Free from 9/27 to 10/2
by Ketan Desai
Publisher BookSurge Publishing
Published in Literature & Fiction/Action & Adventure, Mystery & Thrillers/Thrillers & Suspense, Mystery & Thrillers/Mystery, Literature & Fiction/Contemporary, Mystery & Thrillers, Literature & Fiction
Free from 9/27 to 10/2
What if Al Queda or ISIS had biological weapons? Find out in Germs of War, a novel of international intrigue, Islamic fundamentalism, and rogue CIA agents.
Dr. Neil Kavesh was dying to yank the tube out of his mouth and take a natural, deep breath.
At 3.45 am on Monday morning, he began to drown. The bacteria, forced into his lungs by the ventilator, had quickly got to work. Five liters of fluid had rapidly entered the doctor’s lungs. None of the sophisticated equipment attached to him diagnosed the internal flooding, reporting only that his oxygenation status was deteriorating.
Dr. Kavesh awoke choking and fighting for his life. The ventilator could not assist him in breathing any more. Identical alarms sounded inside both cubicle four and at the centrally located nurses’ station. Nurses Gibson and Davidson quickly absorbed the information from the silently screaming monitors: a pulse over 100; blood oxygenation of less than 90 per cent and falling rapidly. Oblivious to Nurse Davidson’s sudden appearance by his side, Kavesh began to panic. His eyes snapped open. Sweat began to drench his brow as he tried to suck in more air than the ventilator would allow.
Immediately, Nurse Davidson realized that an emergency situation existed, one that had to be handled by the doctor on call. With equal measures of trepidation and urgency, she lifted the telephone by the patient’s bedside and made a call to the on-call doctor. A sense of frustration rose inside her as several rings passed before she heard the irritated voice of Dr. Calixto Romero.
“Dr. Romero here,” he finally answered.
“This is Sarah. Dr. Kavesh in number four is having trouble breathing. His pulse is 110 and his pulse oxygenation is down to 85 per cent. The ventilator alarm is going crazy!”
Romero gave a long, melodramatic sigh. He cursed this nurse’s gross incompetence. Obviously the patient’s asthma was reactivating.
“What’s his inspired oxygen?” he drawled.
“Sixty per cent,” she replied.
“Increase it to 100 per cent. Also, give him 80 milligrams of Solumedrol.” Nothing that steroids cannot fix, he thought with satisfaction. Good thing they were discovered at Mayo Clinic.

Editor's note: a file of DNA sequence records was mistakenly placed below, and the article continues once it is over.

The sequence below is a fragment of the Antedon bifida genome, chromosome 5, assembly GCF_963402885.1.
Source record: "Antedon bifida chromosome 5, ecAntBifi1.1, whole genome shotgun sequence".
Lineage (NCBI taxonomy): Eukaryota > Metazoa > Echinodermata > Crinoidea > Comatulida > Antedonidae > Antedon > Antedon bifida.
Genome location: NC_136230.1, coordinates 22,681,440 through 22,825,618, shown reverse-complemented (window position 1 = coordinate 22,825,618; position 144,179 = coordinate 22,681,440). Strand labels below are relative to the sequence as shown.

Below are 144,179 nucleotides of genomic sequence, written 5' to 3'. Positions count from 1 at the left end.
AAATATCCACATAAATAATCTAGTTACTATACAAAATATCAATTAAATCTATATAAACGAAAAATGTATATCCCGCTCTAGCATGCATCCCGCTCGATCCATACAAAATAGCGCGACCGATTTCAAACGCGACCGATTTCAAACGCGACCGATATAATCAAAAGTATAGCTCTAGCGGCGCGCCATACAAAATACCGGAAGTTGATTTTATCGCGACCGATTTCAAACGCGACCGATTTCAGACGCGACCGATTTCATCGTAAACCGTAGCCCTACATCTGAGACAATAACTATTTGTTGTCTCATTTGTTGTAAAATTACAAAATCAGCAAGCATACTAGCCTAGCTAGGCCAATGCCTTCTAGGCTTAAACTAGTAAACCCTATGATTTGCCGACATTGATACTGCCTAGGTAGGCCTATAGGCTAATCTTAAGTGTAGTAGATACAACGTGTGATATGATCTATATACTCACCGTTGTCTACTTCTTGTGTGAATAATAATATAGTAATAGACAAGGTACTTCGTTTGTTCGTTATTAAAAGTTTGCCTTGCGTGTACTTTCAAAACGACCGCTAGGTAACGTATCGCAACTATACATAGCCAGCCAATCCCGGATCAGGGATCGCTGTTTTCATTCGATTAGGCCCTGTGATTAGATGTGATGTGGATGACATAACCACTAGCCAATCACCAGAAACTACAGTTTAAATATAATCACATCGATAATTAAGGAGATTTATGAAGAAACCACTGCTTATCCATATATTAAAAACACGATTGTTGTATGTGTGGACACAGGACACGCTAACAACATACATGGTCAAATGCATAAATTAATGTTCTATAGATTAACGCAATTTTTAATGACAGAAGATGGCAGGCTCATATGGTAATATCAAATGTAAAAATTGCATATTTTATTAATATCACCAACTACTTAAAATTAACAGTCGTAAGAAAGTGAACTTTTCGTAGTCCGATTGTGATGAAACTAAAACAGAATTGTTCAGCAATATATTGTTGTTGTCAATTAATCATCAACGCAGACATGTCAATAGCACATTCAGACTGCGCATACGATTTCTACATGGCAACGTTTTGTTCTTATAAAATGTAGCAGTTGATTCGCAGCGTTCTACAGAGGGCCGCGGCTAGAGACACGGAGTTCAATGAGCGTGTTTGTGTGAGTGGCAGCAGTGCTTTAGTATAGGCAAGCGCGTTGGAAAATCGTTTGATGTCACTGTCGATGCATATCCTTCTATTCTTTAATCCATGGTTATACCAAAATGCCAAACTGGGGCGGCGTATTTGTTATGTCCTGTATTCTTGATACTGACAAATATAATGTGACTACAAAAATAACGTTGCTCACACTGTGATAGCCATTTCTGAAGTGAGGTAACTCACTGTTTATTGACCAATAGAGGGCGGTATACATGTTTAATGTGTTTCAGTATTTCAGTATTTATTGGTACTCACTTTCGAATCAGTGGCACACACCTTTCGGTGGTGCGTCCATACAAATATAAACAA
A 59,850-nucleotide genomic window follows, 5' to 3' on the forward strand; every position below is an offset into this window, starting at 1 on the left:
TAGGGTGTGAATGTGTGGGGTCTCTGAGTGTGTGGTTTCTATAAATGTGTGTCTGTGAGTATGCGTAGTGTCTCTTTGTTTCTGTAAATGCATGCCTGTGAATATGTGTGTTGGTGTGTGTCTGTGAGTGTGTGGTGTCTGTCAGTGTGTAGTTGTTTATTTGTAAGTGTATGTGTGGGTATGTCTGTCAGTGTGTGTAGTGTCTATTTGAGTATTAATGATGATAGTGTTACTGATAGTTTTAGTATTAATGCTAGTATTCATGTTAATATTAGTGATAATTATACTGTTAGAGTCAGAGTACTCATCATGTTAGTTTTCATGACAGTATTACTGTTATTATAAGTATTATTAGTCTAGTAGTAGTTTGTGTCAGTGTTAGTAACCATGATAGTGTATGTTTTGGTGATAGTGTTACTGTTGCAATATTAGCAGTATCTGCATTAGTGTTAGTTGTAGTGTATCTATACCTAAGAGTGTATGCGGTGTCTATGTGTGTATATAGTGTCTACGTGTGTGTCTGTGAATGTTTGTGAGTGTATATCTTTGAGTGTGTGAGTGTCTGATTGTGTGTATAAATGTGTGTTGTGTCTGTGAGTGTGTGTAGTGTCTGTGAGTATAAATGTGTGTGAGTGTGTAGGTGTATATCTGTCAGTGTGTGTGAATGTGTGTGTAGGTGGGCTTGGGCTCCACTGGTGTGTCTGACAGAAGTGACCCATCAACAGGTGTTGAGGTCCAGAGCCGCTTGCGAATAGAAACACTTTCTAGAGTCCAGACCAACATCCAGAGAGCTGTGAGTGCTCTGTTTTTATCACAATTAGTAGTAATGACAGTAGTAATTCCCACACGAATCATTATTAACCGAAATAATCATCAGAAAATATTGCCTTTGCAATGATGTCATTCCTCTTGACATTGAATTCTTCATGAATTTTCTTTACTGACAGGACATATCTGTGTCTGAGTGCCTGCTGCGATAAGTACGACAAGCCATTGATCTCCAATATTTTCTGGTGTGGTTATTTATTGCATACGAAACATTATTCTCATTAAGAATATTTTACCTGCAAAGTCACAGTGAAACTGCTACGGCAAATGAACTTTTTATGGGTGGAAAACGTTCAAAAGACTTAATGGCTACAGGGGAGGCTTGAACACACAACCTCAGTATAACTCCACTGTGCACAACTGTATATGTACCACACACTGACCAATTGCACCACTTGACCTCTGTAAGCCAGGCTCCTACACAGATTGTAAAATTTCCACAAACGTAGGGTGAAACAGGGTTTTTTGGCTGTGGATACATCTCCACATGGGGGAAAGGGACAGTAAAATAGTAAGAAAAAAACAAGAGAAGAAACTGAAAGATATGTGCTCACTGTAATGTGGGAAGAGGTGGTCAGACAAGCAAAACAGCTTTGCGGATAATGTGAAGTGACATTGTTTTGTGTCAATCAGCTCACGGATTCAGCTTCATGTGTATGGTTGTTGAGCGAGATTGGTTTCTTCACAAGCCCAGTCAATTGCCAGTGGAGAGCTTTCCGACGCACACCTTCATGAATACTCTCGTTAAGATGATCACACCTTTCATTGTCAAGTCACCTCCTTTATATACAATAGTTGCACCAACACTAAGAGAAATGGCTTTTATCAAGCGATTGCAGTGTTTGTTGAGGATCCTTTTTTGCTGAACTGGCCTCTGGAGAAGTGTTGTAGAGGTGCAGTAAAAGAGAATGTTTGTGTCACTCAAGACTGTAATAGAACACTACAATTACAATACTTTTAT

“Will you come and take a look?”
Romero really hated this attitude that some nurses had. It was as if they had to see the doctor stand by the bedside and wave a magic wand over the patient to ward off whatever evil spirits brought them down in the first place. It did not seem to matter if the situation could be handled over the telephone.
“No. If he doesn’t improve, call me back.”
Nurse Davidson slammed the telephone down and rushed off to carry out his instructions.
For a short time, the increased oxygen arrested the speed of Kavesh’s demise. The doctor even managed to fall asleep for a few moments, as more oxygen was able to penetrate the dense mass of fluid occupying his lungs. His respite was short-lived.
Within ten minutes of the ventilator changes, the ventilator’s assorted alarms began sounding again as Dr. Kavesh began to succumb to the suffocation of his lungs. Viewing the monitors with increasing alarm, Head Nurse Gibson rushed to call Dr. Romero, waking him again.
“Dr. Kavesh cannot breathe and all of the alarms are going off. Get here right away!” She hung up before the startled doctor could reply.
Romero leapt to his feet and stormed into the MICU proper. How dare that insolent cow order him around! He swept aside the curtains of cubicle four.
“What the... ”
Kavesh’s dying eyes convinced the resentful doctor of the situation’s legitimacy. Dr. Romero glanced at the ventilator to verify the settings. He saw appropriate rates for inspired oxygen, pressure, and volume. He pulled on his stethoscope and listened to Kavesh’s chest, expecting to hear loud wheezes of asthma exacerbation. Instead, Romero heard nothing, nothing at all. He listened harder - bubbling! The sound of fluid bubbling in Kavesh’s chest.
Impossible! Asthma exacerbation does not produce fluid. Moreover, Kavesh had no history of heart failure.